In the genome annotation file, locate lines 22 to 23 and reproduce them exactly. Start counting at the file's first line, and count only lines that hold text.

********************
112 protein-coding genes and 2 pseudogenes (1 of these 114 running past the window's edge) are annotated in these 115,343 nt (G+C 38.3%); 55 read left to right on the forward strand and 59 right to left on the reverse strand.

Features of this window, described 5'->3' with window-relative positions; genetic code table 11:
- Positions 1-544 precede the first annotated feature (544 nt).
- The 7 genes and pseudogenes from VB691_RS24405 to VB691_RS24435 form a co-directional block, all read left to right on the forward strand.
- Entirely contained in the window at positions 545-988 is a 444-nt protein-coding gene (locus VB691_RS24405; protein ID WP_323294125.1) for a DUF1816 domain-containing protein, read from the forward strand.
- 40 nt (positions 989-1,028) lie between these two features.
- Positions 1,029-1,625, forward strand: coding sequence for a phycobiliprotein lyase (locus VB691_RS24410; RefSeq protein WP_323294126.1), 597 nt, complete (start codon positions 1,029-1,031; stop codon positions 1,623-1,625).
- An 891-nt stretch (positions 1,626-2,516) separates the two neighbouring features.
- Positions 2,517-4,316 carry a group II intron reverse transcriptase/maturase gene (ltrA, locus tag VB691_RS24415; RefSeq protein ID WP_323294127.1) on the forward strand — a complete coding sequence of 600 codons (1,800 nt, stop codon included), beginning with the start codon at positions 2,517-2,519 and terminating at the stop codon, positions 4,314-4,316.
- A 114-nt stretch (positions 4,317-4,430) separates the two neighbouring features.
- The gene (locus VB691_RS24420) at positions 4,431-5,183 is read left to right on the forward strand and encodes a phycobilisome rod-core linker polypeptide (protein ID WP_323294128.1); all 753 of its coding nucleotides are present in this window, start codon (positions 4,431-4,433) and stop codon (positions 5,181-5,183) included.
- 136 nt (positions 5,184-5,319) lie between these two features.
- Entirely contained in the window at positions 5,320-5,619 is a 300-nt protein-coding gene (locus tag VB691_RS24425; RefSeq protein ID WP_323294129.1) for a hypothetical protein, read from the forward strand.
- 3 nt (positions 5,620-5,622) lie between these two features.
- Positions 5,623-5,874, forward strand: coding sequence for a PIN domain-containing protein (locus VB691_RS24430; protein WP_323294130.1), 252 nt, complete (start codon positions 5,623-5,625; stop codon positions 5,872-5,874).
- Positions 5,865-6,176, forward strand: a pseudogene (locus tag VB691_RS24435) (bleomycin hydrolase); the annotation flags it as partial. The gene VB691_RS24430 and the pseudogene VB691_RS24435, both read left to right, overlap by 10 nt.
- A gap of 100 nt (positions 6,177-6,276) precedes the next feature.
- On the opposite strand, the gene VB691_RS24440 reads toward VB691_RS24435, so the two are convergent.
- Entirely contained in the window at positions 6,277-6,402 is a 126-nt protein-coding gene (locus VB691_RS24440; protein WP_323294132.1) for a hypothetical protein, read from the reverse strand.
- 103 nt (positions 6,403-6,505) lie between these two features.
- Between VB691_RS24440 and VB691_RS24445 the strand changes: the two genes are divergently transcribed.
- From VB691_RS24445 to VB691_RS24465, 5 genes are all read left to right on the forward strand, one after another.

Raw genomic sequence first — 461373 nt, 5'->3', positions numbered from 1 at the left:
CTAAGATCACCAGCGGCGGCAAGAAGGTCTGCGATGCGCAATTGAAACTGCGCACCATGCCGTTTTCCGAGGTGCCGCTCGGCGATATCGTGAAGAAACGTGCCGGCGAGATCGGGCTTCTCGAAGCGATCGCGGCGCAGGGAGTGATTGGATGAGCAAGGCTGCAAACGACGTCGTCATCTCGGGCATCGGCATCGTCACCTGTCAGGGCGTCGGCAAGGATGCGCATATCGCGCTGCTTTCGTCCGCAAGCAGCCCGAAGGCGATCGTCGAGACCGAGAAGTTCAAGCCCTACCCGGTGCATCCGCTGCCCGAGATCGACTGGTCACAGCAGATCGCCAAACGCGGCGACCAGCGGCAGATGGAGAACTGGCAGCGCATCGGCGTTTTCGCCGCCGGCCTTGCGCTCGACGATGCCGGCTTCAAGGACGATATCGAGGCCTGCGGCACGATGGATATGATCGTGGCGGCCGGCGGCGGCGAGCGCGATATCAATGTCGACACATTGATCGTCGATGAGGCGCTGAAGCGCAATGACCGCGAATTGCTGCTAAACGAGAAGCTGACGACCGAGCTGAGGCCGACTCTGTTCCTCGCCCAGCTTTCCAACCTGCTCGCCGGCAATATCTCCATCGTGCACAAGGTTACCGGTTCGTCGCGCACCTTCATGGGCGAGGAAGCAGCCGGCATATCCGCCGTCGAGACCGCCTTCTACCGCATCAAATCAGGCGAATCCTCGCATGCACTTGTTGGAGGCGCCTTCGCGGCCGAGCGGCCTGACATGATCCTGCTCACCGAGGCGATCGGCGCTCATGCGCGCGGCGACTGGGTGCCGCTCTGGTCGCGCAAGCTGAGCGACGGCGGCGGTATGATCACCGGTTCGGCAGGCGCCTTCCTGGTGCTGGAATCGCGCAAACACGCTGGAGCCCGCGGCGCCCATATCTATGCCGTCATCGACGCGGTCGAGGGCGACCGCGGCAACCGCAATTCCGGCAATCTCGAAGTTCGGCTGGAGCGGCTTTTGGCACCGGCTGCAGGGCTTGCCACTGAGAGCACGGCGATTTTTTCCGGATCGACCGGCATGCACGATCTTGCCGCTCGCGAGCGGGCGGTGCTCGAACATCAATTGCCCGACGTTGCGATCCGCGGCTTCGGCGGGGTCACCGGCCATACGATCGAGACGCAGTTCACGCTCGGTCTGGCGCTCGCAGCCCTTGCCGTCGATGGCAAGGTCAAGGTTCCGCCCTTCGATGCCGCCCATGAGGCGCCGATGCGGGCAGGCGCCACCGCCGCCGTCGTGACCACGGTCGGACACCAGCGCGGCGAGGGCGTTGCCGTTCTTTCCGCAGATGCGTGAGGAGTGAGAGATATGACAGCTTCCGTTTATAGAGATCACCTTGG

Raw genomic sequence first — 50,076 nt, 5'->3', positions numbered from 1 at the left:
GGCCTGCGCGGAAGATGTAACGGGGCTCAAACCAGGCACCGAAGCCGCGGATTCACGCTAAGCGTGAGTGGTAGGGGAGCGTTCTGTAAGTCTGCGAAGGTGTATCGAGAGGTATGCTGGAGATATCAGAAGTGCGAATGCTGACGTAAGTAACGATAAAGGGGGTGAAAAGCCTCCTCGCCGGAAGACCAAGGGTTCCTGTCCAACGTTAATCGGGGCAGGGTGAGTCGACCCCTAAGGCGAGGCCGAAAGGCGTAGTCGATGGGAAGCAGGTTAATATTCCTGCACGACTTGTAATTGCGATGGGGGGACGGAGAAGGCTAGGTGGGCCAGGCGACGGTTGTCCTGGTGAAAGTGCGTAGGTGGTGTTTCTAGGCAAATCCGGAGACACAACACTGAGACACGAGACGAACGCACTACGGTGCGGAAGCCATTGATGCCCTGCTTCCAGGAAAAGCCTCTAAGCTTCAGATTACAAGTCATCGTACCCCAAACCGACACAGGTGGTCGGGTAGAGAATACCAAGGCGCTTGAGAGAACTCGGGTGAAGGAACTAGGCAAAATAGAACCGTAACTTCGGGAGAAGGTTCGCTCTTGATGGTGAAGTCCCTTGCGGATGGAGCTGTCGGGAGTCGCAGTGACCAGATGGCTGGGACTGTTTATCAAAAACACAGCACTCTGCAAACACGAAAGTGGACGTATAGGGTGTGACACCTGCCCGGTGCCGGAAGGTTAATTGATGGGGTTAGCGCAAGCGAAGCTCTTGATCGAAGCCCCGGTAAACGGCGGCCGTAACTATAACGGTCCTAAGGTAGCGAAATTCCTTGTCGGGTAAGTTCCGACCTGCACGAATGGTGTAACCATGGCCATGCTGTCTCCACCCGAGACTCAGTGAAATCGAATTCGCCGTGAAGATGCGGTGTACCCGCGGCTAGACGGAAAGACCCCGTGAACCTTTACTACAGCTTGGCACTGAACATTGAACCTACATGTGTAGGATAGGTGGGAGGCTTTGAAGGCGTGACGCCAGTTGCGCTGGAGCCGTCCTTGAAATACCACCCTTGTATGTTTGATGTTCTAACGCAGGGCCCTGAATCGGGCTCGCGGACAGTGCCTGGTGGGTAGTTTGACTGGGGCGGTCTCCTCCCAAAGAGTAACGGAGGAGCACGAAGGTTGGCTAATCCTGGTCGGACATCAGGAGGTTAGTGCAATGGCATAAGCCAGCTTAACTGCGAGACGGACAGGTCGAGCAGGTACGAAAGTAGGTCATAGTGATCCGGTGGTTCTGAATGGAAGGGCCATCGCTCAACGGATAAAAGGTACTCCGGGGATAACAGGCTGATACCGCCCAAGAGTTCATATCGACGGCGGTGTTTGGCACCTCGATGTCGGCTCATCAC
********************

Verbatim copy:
- From VB691_RS24445 to VB691_RS24465, 5 genes are all read left to right on the forward strand, one after another.

Raw genomic sequence first — 461373 nt, 5'->3', positions numbered from 1 at the left: